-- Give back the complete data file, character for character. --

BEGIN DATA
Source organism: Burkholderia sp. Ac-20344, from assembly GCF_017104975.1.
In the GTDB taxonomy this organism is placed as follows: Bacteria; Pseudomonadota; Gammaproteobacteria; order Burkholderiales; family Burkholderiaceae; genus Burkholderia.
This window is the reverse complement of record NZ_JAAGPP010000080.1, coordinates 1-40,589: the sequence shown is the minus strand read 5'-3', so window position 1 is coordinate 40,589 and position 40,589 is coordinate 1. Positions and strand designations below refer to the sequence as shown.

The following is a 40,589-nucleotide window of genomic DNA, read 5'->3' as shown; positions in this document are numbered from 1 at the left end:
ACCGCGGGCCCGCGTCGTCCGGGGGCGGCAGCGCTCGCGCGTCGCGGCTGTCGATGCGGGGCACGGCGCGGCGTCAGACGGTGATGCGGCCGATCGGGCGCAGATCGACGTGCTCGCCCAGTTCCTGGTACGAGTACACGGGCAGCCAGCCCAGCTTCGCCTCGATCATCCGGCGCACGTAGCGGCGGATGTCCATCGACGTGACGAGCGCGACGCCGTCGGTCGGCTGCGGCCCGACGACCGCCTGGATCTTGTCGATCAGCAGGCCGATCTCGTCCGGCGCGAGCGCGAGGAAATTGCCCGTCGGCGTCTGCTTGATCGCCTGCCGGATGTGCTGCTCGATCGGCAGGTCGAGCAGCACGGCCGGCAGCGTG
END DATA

Source organism: Burkholderia sp. Ac-20344, from assembly GCF_017104975.1.
In the GTDB taxonomy this organism is placed as follows: Bacteria; Pseudomonadota; Gammaproteobacteria; order Burkholderiales; family Burkholderiaceae; genus Burkholderia.
This window is the reverse complement of record NZ_JAAGPP010000080.1, coordinates 1-40,589: the sequence shown is the minus strand read 5'-3', so window position 1 is coordinate 40,589 and position 40,589 is coordinate 1. Positions and strand designations below refer to the sequence as shown.

The following is a 40,589-nucleotide window of genomic DNA, read 5'->3' as shown; positions in this document are numbered from 1 at the left end:
ACCGCGGGCCCGCGTCGTCCGGGGGCGGCAGCGCTCGCGCGTCGCGGCTGTCGATGCGGGGCACGGCGCGGCGTCAGACGGTGATGCGGCCGATCGGGCGCAGATCGACGTGCTCGCCCAGTTCCTGGTACGAGTACACGGGCAGCCAGCCCAGCTTCGCCTCGATCATCCGGCGCACGTAGCGGCGGATGTCCATCGACGTGACGAGCGCGACGCCGTCGGTCGGCTGCGGCCCGACGACCGCCTGGATCTTGTCGATCAGCAGGCCGATCTCGTCCGGCGCGAGCGCGAGGAAATTGCCCGTCGGCGTCTGCTTGATCGCCTGCCGGATGTGCTGCTCGATCGGCAGGTCGAGCAGCACGGCCGGCAGCGTG